From: STRACZYNSKI [Joe]
Subject: Believe me, I have no patience with...
Date: 12/13/1991 12:51:00 PM
: List :
Believe me, I have no patience with or interest in focus groups or
research or anything of that nature. My feeling is quite simple: in the early
stages of a project, you should be willing to at least *listen* to anyone.
Because sometimes good ideas come from the damndest places. But you can't
WRITE that way. You take all the input, but finally you as the writer have to
sit down and use what makes SENSE in the story. The day I abdicte that
responsibility is the day I get out of the business.
I've never seen a project that was Made by research or studio suits. If it
works, it's because the project stems from one clear vision, and one clear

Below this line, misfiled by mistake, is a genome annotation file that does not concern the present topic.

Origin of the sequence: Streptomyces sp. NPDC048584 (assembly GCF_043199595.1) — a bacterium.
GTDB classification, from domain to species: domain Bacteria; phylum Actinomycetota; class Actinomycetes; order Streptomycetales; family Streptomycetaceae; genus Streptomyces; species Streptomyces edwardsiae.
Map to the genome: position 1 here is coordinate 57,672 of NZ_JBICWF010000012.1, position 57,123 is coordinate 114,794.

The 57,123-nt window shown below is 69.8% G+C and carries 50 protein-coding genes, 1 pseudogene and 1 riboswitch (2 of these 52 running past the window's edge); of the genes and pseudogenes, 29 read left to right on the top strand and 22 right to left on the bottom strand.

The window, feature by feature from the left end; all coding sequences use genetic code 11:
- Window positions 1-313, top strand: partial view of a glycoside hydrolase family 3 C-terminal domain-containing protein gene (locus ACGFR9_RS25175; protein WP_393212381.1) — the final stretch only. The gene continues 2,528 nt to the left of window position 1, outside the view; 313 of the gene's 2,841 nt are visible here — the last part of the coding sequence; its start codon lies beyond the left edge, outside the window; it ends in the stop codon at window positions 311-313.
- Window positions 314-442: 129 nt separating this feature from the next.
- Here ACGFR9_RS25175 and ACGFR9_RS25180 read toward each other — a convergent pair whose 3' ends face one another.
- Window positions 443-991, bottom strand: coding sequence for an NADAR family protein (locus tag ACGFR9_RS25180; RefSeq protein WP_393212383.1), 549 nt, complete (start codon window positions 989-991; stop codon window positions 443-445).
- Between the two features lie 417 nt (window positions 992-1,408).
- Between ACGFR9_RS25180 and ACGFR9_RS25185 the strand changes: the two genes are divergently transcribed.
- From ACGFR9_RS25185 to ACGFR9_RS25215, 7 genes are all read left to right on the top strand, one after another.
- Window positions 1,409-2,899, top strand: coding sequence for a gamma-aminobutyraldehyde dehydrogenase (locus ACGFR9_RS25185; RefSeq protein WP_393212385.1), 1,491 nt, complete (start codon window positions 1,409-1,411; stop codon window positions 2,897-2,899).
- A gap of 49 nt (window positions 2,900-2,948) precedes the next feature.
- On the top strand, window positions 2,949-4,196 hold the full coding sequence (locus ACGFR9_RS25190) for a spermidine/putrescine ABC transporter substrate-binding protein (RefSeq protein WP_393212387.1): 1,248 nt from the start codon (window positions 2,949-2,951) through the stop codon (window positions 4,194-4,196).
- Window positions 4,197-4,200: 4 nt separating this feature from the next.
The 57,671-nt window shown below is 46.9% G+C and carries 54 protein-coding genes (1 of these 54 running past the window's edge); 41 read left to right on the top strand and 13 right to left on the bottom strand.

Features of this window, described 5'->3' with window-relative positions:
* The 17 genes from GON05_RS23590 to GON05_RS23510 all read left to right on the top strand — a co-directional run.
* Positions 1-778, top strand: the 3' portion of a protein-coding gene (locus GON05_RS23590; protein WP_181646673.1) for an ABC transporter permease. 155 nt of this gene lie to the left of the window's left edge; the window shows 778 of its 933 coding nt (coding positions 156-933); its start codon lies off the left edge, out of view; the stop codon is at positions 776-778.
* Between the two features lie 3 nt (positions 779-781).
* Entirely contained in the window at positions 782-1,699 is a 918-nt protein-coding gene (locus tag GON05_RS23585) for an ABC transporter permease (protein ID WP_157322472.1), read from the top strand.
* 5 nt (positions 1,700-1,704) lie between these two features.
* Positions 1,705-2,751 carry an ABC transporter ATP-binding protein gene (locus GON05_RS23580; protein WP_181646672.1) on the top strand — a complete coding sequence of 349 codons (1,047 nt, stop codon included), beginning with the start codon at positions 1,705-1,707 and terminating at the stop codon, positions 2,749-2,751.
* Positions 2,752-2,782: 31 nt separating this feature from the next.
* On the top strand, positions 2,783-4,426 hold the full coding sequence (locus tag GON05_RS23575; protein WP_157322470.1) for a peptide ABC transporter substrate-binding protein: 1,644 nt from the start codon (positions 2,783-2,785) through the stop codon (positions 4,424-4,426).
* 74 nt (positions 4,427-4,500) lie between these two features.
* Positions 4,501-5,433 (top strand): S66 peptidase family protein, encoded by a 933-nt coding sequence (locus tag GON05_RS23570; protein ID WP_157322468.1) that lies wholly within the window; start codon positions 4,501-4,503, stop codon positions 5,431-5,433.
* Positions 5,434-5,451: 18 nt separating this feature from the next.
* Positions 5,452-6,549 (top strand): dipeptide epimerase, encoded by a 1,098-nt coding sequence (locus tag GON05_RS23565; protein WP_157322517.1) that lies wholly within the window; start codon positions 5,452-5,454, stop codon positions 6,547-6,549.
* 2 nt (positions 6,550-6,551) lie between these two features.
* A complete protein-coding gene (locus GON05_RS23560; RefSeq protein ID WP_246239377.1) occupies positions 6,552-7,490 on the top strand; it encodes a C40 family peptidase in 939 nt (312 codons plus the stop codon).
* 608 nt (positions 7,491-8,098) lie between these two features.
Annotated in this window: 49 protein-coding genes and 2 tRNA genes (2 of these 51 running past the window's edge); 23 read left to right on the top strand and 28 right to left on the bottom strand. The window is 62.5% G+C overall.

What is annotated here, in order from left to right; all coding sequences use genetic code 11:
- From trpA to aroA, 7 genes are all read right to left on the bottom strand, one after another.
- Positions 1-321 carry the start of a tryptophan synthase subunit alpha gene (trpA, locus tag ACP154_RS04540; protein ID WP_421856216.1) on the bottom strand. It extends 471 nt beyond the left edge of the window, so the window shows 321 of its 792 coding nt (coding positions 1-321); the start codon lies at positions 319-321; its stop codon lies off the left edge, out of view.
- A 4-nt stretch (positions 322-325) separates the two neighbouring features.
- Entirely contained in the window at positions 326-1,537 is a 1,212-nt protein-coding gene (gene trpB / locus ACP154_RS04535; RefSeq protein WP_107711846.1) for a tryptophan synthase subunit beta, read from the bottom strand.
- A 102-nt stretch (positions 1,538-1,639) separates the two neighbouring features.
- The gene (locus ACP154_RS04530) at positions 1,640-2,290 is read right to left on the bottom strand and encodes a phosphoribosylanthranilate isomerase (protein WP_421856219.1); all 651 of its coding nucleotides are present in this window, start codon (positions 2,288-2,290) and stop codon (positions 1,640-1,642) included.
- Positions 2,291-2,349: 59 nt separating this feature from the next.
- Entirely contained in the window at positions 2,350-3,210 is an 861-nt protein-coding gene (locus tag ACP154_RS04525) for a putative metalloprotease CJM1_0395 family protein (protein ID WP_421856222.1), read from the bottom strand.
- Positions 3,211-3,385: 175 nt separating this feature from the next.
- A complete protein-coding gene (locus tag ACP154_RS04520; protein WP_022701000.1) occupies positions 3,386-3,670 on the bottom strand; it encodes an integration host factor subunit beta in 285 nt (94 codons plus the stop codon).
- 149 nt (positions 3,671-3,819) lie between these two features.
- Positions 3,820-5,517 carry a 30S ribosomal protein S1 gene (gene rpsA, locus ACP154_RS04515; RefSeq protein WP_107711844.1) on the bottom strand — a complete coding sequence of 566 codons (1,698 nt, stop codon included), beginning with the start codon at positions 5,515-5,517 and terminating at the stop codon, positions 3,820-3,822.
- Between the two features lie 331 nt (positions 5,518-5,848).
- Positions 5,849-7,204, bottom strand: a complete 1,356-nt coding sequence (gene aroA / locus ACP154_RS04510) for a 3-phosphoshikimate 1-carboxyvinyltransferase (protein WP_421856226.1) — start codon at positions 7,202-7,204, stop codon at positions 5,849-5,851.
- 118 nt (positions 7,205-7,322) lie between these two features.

Just as one example...while I didn't agree with many reactions of the
"civilians" -- especially since they were working off a summary, not the
complete script -- the one point that *did* strike home was that it takes a
while to get going. We set up suspense, and a lot of time introducing the
characters. But a nice little hook at the beginning, I realized, just a
little fillip, would be a good idea to goose things a bit. Now, I may change
my mind when I get behind the keyboard to revise the script over the Christmas
break (mainly for myself, and my own desire to strengthen the script, which
has been around, after all, for quite some time, and I've learned a lot since
that initial draft), I may decide to jettison that notion, I don't know. But
it's worth considering at the very least.
Fundamentally, if you're going to create a series, write and produce it,
you've got to follow your instincts. Besides, the whole POINT of the exercise
is so that you won't have anyone making decisions for you anymore, you do
what YOU want to do with it, and let the chips fall as they may. To do
otherwise, given the angst involved in getting a series this far, is dirt-